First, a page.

Potential for treatment of excitotoxicity
Since NMDA receptors are one of the most harmful factors in excitotoxicity, antagonists of the receptors have held much promise for the treatment of conditions that involve excitotoxicity, including traumatic brain injury, stroke, and neurodegenerative diseases such as Alzheimer's, Parkinson's, and Huntington's. However, because of the neurotoxicity caused by NMDA receptor antagonists, research has slowed and studies have started to find agents that prevent this neurotoxicity. Most clinical trials involving NMDA receptor antagonists have failed due to unwanted side effects of the drugs; since the receptors also play an important role in normal glutamatergic function, blocking them has harmful effects. This interference with normal function could be responsible for neuronal death that sometimes results from NMDA receptor antagonist use.
Mechanism of action
The NMDA receptor is an ionotropic receptor that allows for the transfer of electrical signals between neurons in the brain and in the spinal column. For electrical signals to pass, the NMDA receptor must be open. To remain open, an NMDA receptor must bind to glutamate and to glycine. An NMDA receptor that is bound to glycine and glutamate and has an open ion channel is called "activated."
The receptor can be deactivated by inhibitors that can cause the NMDAR to close by binding to allosteric sites. Chemicals that deactivate the NMDA receptor are called antagonists. NMDAR antagonists fall into four categories: Competitive antagonists, which bind to and block the binding site of the neurotransmitter glutamate; glycine antagonists, which bind to and block the glycine site; noncompetitive antagonists, which inhibit NMDARs by binding to allosteric sites; and uncompetitive antagonists, which block the ion channel by binding to a site within it.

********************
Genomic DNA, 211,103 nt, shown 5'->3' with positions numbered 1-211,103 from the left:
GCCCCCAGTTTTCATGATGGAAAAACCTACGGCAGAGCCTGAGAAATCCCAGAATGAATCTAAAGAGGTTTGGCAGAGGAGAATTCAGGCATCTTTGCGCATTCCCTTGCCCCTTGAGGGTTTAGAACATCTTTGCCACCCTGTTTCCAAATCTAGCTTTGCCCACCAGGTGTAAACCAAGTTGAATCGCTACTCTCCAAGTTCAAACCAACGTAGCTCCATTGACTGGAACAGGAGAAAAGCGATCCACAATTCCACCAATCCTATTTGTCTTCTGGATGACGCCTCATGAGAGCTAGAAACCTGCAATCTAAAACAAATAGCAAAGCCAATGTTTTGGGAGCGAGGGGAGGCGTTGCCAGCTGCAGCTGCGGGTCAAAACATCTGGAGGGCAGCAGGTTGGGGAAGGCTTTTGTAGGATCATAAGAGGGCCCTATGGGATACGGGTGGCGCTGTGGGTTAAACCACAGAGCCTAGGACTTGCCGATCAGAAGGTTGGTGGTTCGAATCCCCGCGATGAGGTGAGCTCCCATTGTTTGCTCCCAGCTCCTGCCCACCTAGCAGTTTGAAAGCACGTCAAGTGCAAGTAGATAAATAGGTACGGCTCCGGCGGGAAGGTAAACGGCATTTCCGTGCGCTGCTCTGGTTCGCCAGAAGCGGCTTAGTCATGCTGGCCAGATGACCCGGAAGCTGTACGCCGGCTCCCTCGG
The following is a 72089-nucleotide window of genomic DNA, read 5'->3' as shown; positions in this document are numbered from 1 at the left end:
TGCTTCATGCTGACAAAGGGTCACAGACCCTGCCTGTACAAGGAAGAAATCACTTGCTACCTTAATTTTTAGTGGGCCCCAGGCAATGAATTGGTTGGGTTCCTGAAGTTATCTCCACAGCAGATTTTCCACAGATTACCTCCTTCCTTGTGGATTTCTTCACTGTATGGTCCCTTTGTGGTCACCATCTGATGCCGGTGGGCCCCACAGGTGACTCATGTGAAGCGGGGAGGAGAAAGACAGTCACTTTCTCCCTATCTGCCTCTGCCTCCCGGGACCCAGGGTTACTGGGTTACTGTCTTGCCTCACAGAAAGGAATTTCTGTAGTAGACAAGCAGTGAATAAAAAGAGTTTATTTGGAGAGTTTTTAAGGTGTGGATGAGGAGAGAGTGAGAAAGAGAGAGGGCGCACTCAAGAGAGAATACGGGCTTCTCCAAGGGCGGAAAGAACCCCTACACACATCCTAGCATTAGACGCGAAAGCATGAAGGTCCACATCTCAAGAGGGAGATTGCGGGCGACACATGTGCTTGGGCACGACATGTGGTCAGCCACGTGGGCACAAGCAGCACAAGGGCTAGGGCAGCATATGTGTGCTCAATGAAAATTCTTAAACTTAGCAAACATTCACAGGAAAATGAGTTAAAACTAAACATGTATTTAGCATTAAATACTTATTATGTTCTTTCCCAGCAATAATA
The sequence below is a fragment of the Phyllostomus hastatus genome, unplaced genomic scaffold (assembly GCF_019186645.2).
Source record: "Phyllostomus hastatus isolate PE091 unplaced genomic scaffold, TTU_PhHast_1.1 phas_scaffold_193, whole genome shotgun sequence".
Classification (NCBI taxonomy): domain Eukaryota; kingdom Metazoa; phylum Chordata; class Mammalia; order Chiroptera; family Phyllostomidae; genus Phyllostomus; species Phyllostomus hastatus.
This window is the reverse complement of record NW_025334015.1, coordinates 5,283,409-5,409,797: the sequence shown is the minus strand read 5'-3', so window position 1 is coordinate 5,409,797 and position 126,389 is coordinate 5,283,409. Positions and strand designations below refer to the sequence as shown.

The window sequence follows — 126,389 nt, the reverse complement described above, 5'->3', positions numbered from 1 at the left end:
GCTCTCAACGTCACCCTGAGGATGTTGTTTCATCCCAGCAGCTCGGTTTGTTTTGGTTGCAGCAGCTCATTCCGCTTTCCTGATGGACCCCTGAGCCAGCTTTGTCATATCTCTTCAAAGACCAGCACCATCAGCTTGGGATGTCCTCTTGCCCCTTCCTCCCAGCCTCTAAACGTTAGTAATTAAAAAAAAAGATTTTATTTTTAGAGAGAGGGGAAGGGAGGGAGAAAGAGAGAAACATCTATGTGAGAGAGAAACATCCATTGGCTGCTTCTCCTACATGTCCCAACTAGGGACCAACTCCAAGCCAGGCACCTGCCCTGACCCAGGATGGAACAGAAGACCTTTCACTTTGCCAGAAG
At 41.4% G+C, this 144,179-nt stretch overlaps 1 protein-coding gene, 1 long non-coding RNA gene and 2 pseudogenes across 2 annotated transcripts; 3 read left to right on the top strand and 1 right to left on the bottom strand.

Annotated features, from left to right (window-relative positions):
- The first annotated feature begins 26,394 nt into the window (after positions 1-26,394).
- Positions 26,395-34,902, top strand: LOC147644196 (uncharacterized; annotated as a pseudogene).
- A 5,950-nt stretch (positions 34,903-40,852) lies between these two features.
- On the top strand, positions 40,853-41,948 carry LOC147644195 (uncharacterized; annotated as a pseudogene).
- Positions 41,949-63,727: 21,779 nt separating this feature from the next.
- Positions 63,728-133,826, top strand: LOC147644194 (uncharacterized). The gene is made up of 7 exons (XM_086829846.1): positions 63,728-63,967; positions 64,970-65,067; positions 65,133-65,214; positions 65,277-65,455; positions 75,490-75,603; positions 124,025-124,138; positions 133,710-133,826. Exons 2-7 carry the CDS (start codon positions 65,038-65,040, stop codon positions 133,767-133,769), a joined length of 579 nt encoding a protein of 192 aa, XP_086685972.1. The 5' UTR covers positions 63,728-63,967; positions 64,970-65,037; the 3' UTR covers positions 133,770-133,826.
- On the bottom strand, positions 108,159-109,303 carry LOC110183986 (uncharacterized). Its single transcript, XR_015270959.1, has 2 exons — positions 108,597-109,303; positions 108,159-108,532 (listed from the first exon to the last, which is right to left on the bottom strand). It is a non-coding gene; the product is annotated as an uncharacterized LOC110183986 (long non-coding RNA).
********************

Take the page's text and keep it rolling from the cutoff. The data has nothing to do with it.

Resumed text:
Uncompetitive channel blockers include:
Noncompetitive antagonists include:
- Dizocilpine (MK-801) – an experimental drug.
- Aptiganel (Cerestat, CNS-1102) – binds the Mg2+ binding site within the channel of the NMDA receptor.
- Memantine (Axura®, Akatinol®, Namenda®, Ebixa®, 1-amino-3,5-dimethylada-mantane) – moderate affinity, voltage-dependent uncompetitive antagonist. Approved in the U.S. by the Food and Drug Administration for the treatment of Alzheimer's disease.
- Remacimide – principle metabolite is an uncompetitive antagonist with a low affinity for the binding site.
Glycine antagonists (drugs that act at the glycine binding site) include:
Competitive antagonists include:
- AP7 (2-amino-7-phosphonoheptanoic acid)
- APV (R-2-amino-5-phosphonopentanoate)
- CPPene (3-[(R)-2-carboxypiperazin-4-yl]-prop-2-enyl-1-phosphonic acid)